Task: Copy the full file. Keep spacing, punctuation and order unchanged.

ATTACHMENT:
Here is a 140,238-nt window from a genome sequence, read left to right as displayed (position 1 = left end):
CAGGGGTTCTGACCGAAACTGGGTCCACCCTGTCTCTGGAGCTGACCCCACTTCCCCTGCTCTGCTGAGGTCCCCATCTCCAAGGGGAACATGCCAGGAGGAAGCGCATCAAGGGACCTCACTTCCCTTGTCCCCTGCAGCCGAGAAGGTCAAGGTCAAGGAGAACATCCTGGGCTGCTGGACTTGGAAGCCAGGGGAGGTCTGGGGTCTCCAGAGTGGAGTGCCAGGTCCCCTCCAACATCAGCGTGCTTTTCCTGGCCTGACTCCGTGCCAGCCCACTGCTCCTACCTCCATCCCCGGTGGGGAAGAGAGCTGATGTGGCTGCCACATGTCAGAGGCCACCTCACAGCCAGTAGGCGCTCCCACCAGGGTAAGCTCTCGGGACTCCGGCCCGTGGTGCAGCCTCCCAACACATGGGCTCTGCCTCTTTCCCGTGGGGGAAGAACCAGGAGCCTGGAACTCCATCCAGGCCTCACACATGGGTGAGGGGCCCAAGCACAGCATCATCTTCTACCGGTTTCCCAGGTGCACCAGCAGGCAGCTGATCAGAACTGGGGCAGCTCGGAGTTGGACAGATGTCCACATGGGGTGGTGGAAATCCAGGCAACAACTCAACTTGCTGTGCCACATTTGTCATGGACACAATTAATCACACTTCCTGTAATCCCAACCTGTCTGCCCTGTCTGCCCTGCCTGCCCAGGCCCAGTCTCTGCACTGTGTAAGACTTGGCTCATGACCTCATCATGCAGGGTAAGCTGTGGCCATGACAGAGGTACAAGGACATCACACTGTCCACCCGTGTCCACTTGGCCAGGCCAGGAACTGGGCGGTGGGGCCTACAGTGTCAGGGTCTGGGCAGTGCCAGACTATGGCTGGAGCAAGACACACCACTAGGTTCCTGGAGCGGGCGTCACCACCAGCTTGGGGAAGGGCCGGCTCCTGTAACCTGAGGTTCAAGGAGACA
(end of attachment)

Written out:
Here is a 140,238-nt window from a genome sequence, read left to right as displayed (position 1 = left end):
CAGGGGTTCTGACCGAAACTGGGTCCACCCTGTCTCTGGAGCTGACCCCACTTCCCCTGCTCTGCTGAGGTCCCCATCTCCAAGGGGAACATGCCAGGAGGAAGCGCATCAAGGGACCTCACTTCCCTTGTCCCCTGCAGCCGAGAAGGTCAAGGTCAAGGAGAACATCCTGGGCTGCTGGACTTGGAAGCCAGGGGAGGTCTGGGGTCTCCAGAGTGGAGTGCCAGGTCCCCTCCAACATCAGCGTGCTTTTCCTGGCCTGACTCCGTGCCAGCCCACTGCTCCTACCTCCATCCCCGGTGGGGAAGAGAGCTGATGTGGCTGCCACATGTCAGAGGCCACCTCACAGCCAGTAGGCGCTCCCACCAGGGTAAGCTCTCGGGACTCCGGCCCGTGGTGCAGCCTCCCAACACATGGGCTCTGCCTCTTTCCCGTGGGGGAAGAACCAGGAGCCTGGAACTCCATCCAGGCCTCACACATGGGTGAGGGGCCCAAGCACAGCATCATCTTCTACCGGTTTCCCAGGTGCACCAGCAGGCAGCTGATCAGAACTGGGGCAGCTCGGAGTTGGACAGATGTCCACATGGGGTGGTGGAAATCCAGGCAACAACTCAACTTGCTGTGCCACATTTGTCATGGACACAATTAATCACACTTCCTGTAATCCCAACCTGTCTGCCCTGTCTGCCCTGCCTGCCCAGGCCCAGTCTCTGCACTGTGTAAGACTTGGCTCATGACCTCATCATGCAGGGTAAGCTGTGGCCATGACAGAGGTACAAGGACATCACACTGTCCACCCGTGTCCACTTGGCCAGGCCAGGAACTGGGCGGTGGGGCCTACAGTGTCAGGGTCTGGGCAGTGCCAGACTATGGCTGGAGCAAGACACACCACTAGGTTCCTGGAGCGGGCGTCACCACCAGCTTGGGGAAGGGCCGGCTCCTGTAACCTGAGGTTCAAGGAGACA